My First US Visitor

You may have noticed a more frequent appearance of new blog entries… we all have Julia to thank…if Julia had not come all the way from Washington, DC to Peru, and all the way from Lima to Oxapampa to visit me and my site…and if she had not lectured me about posting blog entries more often, we would not be where we are today. Thank you, Julia. This blog post is dedicated to you. Well, actually it’s about you…here is the story of my first visitor from the States to visit me in my site!

Julia had been a Peace Corps volunteer in Honduras, so she kind of had an idea of what traveling and living abroad as a foreigner in a Latin American country was like, but she had never been to Peru. She came with her boyfriend who had not been out of the US his entire adult life (and had only been on a cruise before that)!

Wanting to get the feel of a small city in Peru instead of just the capital city and the tourist spots, they planned in an extra day to come out to Oxapampa (which itself is a tourist town, but more commonly for intra-country tourism…tourists are usually Limeños (people from Lima), rather than international tourists.)

I was super excited to have my first visitor from the US, and a little anxious…how was I was going to be able to present all the great things about my site to them in 12 hours. (I was super thankful for that random tourist route I had gone on that forced me to start thinking about how to share Oxapampa with others in a short amount of time (described in my previos entry: Being A Tourist in Your Own City.))

Everything turned out fantastically though! I was nervous about communication because they didn’t have a cell plan here, so we were relying on them finding wifi to be able to communicate. We had a rough plan for how to meet up, but when I still hadn’t heard from them 2 hours after I had expected to hear from them, I had no idea if: (a) their bus was on time and they were eating breakfast but hadn’t found wifi, or (b) their bus was late, or (c) they were wandering lost around Oxapampa for two hours. But Oxapampa is a small, friendly town, and being here has taught me to manage my anxiety and relax a little, and sure enough I got a message from them saying they had made it to the plaza and their bus had been late.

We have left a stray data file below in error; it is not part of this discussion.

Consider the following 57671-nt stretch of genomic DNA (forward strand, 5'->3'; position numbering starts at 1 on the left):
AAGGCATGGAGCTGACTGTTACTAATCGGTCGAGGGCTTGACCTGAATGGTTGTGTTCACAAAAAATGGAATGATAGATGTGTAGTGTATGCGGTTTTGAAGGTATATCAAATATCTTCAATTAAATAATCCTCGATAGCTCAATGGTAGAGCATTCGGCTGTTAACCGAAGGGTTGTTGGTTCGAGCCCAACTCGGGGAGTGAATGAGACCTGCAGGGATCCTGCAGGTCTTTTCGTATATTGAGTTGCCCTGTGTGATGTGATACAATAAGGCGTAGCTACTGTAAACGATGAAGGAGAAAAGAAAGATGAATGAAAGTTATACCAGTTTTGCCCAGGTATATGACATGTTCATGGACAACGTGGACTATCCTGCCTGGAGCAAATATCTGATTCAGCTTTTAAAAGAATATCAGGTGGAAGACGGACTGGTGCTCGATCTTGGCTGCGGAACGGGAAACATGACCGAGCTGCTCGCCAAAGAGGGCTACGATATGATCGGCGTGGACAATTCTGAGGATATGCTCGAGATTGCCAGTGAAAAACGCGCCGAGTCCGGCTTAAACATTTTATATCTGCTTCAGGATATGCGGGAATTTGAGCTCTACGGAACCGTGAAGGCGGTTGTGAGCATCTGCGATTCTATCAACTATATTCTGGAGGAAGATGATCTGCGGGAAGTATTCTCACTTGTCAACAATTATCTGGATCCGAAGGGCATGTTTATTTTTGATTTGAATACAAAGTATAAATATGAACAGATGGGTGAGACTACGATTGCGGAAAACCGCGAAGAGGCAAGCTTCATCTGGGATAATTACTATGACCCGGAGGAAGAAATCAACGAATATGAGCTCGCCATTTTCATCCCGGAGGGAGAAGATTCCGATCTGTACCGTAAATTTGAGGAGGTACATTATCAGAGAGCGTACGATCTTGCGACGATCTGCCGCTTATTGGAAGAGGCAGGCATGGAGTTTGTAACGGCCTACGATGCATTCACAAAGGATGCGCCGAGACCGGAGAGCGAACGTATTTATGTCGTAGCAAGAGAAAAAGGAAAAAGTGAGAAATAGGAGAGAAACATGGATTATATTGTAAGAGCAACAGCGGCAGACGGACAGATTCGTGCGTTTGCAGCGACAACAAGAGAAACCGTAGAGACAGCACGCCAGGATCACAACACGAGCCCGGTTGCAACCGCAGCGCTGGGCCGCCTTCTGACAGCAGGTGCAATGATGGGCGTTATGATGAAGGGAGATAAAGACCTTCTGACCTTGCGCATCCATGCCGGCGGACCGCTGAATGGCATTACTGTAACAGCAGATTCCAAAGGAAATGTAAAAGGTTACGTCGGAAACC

So we headed to a restaurant to have an Oxapampino breakfast and talk about what they wanted to do that day. (I love that things here move just slow enough and just fast enough that we can go with the flow with minimal planning and still be productive and have things turn out well.)

We settled on a guided tour to a waterfall for them in the morning (while I finished up some work), and an afternoon wandering around together checking out a few sites (to be determined), after having lunch in my house with my family.

My mom was pretty excited to prepare them a typical dish in Oxapampa, and she settled on a parrilla…a cut of beef seasoned exquisitely, with sides of yuca, fried plantains, rice, and a little salad…and the presentation was restaurant-scale! And with freshly made guyabana juice. I am super lucky to have a chef of a mom here, who likes to cook and does it super well. (It helps that she had attended a technical school for chefs here in Oxapampa!)

In the afternoon, we hiked up the hundreds of stairs to get the look-out point over the city of Oxapampa.

From there, we headed to the opposite end of town to go to the neighboring district where there is a park that has a distillery that makes aguardiente from sugar cane. We taste tested their products and also had aguardiente flavored ice cream.

Finally, we headed to the pizza place in town to see what they thought of the Peruvian version of pizza (they approved), and then we walked back to my house for some tea – and some delicious homemade bread that my mom had just pulled out of the oven! The days here are always full of surprises!

The day ended too quickly, though we all agreed it was a full, fun, and great 12 hours, before they boarded the bus to head back to Lima.

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